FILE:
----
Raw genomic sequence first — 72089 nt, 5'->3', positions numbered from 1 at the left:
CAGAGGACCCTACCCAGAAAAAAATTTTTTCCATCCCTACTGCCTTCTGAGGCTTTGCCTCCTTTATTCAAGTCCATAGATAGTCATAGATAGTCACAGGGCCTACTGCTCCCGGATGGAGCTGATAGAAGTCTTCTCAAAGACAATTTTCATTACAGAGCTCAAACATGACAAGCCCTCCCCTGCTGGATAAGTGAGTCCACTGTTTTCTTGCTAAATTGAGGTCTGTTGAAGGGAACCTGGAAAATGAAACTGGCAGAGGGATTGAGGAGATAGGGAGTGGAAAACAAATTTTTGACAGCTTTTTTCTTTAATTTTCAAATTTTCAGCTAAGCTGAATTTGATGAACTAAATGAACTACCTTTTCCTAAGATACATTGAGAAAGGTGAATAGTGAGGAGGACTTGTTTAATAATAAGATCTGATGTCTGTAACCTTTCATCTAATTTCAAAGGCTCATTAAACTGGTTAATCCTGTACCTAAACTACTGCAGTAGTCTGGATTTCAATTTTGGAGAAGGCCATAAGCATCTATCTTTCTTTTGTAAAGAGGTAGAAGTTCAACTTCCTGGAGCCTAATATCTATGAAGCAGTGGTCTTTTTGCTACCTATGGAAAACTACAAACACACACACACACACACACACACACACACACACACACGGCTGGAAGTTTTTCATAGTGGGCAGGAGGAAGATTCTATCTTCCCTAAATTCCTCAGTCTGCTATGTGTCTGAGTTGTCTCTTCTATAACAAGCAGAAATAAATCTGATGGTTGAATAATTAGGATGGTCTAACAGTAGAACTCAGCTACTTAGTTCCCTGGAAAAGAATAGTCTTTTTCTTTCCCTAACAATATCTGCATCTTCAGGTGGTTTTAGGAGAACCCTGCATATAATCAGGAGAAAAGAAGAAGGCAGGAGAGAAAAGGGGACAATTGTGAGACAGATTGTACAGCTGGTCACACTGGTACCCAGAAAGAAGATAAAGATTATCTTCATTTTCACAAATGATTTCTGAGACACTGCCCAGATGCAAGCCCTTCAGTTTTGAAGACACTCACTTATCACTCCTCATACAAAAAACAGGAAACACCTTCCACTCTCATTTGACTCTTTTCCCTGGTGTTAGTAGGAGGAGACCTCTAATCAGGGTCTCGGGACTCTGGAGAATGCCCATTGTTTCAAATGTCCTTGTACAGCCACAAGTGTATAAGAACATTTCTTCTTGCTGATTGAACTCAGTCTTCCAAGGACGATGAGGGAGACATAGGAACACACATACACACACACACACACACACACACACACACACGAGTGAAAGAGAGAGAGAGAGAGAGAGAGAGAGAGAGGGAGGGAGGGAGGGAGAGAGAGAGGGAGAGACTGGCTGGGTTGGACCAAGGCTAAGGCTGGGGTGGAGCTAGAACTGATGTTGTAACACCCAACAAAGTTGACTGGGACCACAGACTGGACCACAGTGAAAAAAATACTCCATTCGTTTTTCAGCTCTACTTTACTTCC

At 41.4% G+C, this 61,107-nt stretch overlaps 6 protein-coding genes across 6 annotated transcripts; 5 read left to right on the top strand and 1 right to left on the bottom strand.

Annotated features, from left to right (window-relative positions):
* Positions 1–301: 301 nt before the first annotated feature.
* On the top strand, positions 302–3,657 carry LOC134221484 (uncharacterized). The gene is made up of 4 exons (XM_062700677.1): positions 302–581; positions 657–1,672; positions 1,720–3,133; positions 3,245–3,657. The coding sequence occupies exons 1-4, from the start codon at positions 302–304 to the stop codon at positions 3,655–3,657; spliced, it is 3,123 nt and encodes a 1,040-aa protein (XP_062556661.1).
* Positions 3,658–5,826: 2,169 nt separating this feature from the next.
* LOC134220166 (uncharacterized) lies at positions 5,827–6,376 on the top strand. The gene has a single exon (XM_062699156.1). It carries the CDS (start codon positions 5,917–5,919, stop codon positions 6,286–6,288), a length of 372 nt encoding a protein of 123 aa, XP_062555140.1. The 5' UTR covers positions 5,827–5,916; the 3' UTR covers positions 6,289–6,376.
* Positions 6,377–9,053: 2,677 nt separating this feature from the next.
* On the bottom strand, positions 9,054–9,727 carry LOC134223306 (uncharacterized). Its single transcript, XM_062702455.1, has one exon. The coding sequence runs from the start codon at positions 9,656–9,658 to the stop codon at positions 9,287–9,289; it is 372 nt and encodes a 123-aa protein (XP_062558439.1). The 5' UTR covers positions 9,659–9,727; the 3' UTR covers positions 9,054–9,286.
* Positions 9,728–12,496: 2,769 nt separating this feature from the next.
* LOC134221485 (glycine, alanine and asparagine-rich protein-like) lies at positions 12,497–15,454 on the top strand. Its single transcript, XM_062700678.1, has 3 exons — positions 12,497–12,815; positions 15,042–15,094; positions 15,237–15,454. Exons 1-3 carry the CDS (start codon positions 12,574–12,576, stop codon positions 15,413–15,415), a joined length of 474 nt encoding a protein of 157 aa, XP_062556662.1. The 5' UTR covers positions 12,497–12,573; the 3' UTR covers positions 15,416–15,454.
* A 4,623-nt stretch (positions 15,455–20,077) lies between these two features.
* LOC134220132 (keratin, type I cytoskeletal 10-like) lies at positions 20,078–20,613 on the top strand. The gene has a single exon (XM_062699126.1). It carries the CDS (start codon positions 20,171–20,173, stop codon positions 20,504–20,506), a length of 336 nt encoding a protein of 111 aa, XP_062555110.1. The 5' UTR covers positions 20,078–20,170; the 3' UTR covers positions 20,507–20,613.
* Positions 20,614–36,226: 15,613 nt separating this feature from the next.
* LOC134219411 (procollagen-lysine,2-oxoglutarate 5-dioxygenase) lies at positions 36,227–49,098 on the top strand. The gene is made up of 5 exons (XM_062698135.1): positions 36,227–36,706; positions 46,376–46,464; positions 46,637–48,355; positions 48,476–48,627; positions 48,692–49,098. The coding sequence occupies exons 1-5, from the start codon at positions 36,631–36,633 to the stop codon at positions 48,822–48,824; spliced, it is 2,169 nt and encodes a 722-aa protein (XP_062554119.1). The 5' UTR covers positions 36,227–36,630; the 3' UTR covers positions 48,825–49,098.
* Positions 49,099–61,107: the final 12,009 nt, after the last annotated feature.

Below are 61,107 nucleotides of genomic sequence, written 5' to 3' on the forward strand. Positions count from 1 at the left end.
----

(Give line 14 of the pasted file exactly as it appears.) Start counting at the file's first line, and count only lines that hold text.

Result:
* LOC134220132 (keratin, type I cytoskeletal 10-like) lies at positions 20,078–20,613 on the top strand. The gene has a single exon (XM_062699126.1). It carries the CDS (start codon positions 20,171–20,173, stop codon positions 20,504–20,506), a length of 336 nt encoding a protein of 111 aa, XP_062555110.1. The 5' UTR covers positions 20,078–20,170; the 3' UTR covers positions 20,507–20,613.